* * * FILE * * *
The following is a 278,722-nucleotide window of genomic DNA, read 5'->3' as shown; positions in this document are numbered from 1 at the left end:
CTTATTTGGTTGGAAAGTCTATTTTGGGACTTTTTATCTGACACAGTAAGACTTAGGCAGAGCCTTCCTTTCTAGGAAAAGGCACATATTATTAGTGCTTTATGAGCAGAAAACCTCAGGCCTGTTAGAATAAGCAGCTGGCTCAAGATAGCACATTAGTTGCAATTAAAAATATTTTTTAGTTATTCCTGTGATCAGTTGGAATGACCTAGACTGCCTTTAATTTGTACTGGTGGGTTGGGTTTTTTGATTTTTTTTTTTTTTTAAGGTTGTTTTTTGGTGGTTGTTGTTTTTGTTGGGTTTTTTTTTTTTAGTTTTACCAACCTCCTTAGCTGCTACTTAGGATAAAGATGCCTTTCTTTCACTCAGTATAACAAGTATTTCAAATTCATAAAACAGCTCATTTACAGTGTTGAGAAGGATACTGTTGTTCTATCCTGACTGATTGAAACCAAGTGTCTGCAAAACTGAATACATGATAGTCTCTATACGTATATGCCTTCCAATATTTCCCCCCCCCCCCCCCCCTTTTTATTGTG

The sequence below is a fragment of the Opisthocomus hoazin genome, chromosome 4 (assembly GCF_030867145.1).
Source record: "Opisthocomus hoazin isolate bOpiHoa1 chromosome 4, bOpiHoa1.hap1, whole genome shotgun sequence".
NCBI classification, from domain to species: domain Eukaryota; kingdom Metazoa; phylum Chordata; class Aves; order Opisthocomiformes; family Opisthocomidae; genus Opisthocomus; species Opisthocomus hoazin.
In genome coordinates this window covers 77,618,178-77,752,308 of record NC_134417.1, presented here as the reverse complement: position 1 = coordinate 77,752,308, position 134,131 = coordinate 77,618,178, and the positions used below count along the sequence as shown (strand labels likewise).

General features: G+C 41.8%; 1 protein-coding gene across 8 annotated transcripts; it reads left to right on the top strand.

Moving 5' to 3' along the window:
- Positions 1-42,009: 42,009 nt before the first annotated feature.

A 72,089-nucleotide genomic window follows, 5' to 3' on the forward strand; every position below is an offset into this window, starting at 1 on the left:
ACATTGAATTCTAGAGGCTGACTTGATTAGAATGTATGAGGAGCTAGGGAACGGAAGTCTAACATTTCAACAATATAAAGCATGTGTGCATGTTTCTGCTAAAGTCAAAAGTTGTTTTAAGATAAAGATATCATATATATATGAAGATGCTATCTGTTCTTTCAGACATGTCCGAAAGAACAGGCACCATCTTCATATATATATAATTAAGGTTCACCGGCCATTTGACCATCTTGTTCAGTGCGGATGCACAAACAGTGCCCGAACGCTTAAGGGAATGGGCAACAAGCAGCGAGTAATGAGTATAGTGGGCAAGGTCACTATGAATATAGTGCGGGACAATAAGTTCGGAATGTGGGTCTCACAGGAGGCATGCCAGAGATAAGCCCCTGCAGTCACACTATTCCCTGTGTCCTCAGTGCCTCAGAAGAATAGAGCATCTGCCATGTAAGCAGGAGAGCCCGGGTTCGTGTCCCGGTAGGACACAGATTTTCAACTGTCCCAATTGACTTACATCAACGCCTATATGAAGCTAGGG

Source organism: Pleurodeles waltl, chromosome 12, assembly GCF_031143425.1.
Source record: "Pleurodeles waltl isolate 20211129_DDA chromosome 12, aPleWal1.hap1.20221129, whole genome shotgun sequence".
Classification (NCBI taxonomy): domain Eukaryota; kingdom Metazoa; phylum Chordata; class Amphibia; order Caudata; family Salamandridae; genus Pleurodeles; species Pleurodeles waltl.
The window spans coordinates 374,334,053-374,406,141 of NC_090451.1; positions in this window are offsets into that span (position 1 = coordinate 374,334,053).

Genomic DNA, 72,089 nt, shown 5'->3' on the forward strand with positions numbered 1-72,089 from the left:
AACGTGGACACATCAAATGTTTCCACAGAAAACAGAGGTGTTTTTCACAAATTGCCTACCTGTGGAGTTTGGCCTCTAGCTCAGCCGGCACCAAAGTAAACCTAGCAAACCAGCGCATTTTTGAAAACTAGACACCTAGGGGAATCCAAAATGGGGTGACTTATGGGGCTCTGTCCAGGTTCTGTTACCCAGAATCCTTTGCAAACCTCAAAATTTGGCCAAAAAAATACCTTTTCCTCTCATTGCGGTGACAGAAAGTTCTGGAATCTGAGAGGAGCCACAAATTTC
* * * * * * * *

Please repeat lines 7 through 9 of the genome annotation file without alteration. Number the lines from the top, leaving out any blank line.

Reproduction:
General features: G+C 41.8%; 1 protein-coding gene across 8 annotated transcripts; it reads left to right on the top strand.

Moving 5' to 3' along the window:
- Positions 1-42,009: 42,009 nt before the first annotated feature.